I heard from Frank stories of those Muslim faith having dreams which have led them to Christ. Just as I have read about, the Lord is coming to people through their dreams when they can’t understand any other way and showing them the way if they seek it. One of the stories I was told is about a couple who knocked on the door of the chapel here and came in with a story of a dream in which the lady stated someone in white told her some words that she told someone in the chapel. They showed her that it was almost exactly “Take my yoke upon you, and learn of me; for I am meek and lowly in heart: and ye shall find rest unto your souls.” of Matthew 11:29.
Dr. Suzy and I visited a good bit and I met many of the hospital leadership this afternoon. They will get me a hospital badge this weekend, give me some time to rest, and then I will get to work on Monday AM in the hospital seeing patients in the medical clinic along with whatever else I can do here. On Saturday, I plan on trying to visit Mount Tabor in the area here along with checking out Nazareth more; on this Sunday and next, I plan on going to two different local churches and getting to know some of the people in the area that way also.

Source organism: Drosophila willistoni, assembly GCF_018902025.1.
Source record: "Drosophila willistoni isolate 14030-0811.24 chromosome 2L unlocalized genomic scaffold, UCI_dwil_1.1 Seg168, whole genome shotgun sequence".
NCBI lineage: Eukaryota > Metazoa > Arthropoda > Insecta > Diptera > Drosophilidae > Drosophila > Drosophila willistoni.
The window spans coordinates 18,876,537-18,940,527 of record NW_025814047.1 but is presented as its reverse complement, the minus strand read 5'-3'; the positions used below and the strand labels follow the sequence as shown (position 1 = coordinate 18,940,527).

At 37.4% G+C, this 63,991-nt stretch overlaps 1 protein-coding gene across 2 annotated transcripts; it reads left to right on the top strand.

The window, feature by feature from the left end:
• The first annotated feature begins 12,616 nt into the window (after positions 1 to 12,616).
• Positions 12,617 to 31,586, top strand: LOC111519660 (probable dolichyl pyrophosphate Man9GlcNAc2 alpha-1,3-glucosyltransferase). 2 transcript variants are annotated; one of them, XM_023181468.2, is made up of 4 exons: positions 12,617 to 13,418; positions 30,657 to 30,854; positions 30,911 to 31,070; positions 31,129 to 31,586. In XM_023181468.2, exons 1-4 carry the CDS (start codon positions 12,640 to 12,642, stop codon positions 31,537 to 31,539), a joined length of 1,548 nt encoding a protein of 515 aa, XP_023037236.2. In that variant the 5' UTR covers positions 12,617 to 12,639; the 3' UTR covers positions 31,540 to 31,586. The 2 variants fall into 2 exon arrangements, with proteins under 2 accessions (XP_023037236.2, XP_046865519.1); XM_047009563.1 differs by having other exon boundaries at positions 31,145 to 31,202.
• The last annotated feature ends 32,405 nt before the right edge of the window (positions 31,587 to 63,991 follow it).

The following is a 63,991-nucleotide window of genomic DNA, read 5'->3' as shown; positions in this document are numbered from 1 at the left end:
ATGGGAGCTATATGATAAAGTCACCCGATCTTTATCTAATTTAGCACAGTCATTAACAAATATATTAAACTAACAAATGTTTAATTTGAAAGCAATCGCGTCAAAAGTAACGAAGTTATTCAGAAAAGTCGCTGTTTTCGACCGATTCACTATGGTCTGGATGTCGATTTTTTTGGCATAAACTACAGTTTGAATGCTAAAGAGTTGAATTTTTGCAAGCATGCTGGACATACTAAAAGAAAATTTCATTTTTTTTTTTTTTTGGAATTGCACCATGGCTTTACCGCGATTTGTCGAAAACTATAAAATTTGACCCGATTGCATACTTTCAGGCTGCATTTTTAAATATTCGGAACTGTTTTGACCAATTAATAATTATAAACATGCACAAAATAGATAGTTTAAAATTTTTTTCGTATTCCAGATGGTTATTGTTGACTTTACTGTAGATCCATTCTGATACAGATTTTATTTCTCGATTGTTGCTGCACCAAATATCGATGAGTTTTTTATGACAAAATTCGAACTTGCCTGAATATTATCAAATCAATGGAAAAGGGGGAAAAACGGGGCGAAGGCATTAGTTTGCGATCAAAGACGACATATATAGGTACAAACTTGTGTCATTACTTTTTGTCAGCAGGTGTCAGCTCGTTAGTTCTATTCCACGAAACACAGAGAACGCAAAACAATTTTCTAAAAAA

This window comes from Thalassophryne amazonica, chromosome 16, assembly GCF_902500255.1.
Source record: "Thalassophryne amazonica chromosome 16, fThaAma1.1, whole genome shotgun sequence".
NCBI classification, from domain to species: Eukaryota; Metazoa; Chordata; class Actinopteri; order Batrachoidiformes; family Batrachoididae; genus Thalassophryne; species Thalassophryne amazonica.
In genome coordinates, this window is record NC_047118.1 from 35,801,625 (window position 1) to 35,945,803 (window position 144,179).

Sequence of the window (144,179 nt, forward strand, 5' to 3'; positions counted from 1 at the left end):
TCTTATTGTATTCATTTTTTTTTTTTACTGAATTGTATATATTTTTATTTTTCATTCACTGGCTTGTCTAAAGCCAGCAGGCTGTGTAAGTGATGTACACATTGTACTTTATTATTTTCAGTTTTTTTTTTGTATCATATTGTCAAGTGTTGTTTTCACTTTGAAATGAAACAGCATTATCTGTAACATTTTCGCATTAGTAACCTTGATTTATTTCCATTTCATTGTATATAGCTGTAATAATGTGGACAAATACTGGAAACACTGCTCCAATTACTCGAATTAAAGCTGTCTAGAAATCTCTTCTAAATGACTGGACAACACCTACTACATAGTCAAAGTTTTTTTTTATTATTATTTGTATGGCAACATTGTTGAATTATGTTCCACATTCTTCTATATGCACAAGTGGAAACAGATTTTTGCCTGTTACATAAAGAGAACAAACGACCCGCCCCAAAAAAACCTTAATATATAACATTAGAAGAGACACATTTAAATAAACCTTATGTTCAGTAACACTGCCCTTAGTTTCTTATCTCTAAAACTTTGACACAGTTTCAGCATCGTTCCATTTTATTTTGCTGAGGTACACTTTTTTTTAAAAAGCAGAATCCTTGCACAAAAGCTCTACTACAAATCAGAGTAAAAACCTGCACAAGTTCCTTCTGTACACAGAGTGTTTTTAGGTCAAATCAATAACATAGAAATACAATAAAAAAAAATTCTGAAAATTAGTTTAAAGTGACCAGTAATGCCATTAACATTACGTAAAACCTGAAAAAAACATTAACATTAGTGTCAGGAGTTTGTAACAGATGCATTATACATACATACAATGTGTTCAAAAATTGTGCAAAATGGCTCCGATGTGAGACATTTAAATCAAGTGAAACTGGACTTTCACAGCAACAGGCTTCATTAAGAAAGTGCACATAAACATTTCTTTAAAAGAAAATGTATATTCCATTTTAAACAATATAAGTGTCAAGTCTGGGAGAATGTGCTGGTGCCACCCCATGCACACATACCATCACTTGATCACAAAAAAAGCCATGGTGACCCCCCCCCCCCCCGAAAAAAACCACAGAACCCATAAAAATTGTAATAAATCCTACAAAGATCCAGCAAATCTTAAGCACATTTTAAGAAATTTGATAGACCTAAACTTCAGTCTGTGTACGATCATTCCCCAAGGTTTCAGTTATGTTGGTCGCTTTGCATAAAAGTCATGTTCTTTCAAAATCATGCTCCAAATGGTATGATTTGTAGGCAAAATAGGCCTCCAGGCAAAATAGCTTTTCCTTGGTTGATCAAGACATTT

I will keep a daily update on here so my prayer partners back home can keep updated and aware of the happenings here. It is 18:25 here so you will see these in the AM times there. There will be many pictures forth-coming in the days ahead.

Southern Culture Versus Christian Character


We all like to know, if we possess something considered valuable, whether it is authentic, or is it just a fake.  When it comes to questions of faith, it is easy to see flaws for we all have them.  Even the original disciples of Christ certainly had their problems early on until they decided that they were truly going to surrender their lives completely at whatever the cost.  When we examine the effects of any religion on general society or a large segment of society, we should be able to find a general effect upon that society that is measurable and consistently attributable to the influence that the religion has upon its adherents.  With regard to the Christian faith, when we look at different regions of our country, we should be able to find that areas of the country in which faith is claimed also have a resultant effect that is measurable and consistent with the tenets of the Christian faith.